“We write about our shared environment,” Skrobisz says, “making it larger than life with aspects that we all know from the university routine. And then we transform that all into metaphorical monsters.” Seen from this angle, Fantastic LMU also reflects on student life at LMU, “just a bit overdramatized in the form of fiction,” as Skrobisz puts it. The cover too – depicting the atrium enhanced by magical lighting effects and ornate decorative elements – clearly symbolizes the same approach. “The atrium was probably the biggest inspiration for all of us,” comments Xenia Taufertshöfer, the design graduate who crafted the cover.

Getting people excited about LMU

What brings the short stories to life is that LMU itself sets the stage. “There are one or two places here where you really do get a bit of a Harry Potter vibe,” Taufertshöfer smiles. “You get a feel for the world of academia that once was.” Every reader who knows the main building will be able to see in their mind’s eye where the protagonists are moving around at any given moment – in the colonnades, for example, or on one of the imposing stone staircases. “We consciously chose the historic part of the campus as the scene because it fits perfectly with the atmosphere and presupposes a bit of inside knowledge. That is part of the charm of these stories,” Skrobisz explains. “And we also want to get people from outside excited about LMU.”

The individual spots were picked by the writers more or less at random, mostly depending on where they encountered their own moments of inspiration. “We often met together somewhere or other around the university. We once even did a journey of discovery through the main building,” Skrobisz relates. “In a way this helped us get to see and know our university through new eyes.” Another special aspect of the project was that the book grew out of a circle of friends: “We were able to work together as friends, which was one reason why it was so much fun.”

Writing course as a source of inspiration

The Creative Writing course laid on by LMU’s Writing Center obviously did more than simply bring the six authors together: It also provided creative support for the writing process. “Each lesson in the course addressed a different topic,” Julia Dörner explains. “Sometimes it was writing letters. Sometimes we drew lots and picked out a certain genre in which we then joined together to write something. And so on. That forced us to write things we wouldn’t normally have written. That was how I first came into contact with the fantasy genre, although it is not really my thing.”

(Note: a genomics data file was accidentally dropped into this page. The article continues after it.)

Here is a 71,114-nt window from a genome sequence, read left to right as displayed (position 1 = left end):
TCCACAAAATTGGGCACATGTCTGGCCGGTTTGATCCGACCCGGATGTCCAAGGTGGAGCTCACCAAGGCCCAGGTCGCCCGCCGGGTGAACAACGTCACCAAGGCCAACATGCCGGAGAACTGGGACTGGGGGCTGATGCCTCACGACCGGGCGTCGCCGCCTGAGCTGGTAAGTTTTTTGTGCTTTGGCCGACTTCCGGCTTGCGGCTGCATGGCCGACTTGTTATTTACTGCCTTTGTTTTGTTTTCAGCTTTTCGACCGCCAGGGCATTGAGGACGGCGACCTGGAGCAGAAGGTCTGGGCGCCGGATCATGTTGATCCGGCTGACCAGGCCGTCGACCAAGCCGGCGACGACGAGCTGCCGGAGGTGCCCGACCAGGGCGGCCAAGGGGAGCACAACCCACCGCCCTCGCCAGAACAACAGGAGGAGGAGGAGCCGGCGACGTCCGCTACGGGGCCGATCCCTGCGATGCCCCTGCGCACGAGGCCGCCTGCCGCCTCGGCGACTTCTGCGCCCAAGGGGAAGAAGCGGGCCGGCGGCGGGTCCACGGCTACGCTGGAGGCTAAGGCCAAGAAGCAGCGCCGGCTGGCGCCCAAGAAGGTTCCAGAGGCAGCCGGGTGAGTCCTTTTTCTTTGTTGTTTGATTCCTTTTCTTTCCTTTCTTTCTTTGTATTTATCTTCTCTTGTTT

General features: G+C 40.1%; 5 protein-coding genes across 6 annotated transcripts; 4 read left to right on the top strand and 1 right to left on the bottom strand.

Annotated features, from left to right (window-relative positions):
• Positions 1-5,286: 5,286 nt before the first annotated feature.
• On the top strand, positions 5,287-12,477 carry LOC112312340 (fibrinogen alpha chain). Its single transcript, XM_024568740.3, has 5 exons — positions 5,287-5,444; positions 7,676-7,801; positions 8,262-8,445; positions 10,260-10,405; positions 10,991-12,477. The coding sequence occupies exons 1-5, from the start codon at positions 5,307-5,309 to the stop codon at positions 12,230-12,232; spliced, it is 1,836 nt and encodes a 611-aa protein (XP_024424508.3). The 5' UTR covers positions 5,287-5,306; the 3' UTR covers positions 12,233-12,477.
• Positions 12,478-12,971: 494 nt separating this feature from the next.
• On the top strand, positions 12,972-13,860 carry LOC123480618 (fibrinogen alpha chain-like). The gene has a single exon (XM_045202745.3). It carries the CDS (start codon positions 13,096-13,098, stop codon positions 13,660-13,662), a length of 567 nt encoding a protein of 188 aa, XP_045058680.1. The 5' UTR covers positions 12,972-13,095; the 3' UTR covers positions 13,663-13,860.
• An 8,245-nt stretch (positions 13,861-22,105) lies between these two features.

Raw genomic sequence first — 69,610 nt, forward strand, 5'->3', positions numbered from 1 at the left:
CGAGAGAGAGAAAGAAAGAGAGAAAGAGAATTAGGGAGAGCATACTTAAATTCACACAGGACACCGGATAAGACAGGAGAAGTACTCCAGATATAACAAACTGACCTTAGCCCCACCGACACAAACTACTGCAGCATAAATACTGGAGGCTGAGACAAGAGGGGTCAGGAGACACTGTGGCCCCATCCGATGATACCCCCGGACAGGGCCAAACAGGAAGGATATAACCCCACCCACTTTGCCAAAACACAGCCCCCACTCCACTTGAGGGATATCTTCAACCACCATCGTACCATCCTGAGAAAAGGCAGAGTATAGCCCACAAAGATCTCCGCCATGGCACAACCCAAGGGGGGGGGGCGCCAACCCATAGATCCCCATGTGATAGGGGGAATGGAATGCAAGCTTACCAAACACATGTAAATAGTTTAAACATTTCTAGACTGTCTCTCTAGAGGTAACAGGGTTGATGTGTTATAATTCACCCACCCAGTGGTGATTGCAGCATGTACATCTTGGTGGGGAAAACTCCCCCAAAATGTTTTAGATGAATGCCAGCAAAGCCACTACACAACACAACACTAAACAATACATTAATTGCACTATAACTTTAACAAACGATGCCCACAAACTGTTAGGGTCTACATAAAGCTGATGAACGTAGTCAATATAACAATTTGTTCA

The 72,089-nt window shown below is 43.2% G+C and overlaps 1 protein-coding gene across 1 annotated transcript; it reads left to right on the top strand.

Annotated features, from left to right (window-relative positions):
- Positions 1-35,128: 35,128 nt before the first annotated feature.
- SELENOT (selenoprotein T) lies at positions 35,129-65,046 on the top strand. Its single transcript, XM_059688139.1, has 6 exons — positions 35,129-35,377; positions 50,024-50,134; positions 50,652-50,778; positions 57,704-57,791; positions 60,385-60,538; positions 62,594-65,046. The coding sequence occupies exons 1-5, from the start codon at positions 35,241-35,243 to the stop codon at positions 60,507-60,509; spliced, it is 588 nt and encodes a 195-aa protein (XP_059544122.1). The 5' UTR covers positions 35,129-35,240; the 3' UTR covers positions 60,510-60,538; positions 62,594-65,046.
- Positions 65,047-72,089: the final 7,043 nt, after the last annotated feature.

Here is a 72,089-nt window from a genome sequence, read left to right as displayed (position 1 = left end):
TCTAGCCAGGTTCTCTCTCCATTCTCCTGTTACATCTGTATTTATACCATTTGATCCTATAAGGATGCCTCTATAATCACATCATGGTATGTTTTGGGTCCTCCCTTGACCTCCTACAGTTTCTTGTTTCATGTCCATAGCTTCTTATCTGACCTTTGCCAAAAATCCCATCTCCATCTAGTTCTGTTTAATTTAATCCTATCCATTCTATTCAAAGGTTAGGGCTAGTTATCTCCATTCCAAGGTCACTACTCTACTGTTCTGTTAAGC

By “overcoming barriers”, as the participants also put it, the course helped them broaden their horizons. It also stimulated their imagination. “The various creativity exercises were hugely inspiring,” says an enthusiastic Xenia Taufertshöfer. “I’ve still got so many ideas for more stories in the back of my mind.”

At the end of the writing course, the participants hosted a public reading of the texts they had produced. This served as good practice for Fantastic LMU – for which they have already staged two further readings. Some 60 people attended each of the latter highly successful events, which proved an enriching way to celebrate their joint publication. There are no plans for any more public readings until the next book comes out: The friends are already working on their second anthology. This time, they have cast the net a little wider, with the stories set in summertime Munich. And this time there are only a few fantasy narratives. On the other hand, a number of new authors who are also fellow students are now on board as well. The manuscripts are currently being reviewed. The writers want everything to be ready by the time the Leipzig Book Fair begins in March, so that they can use this occasion to go looking for a publisher.

For writing enthusiasts: From 4 to 8 March 2024 the Writing Centre will take over LMU's Instagram Takeover account and present its activities.

What are you looking for?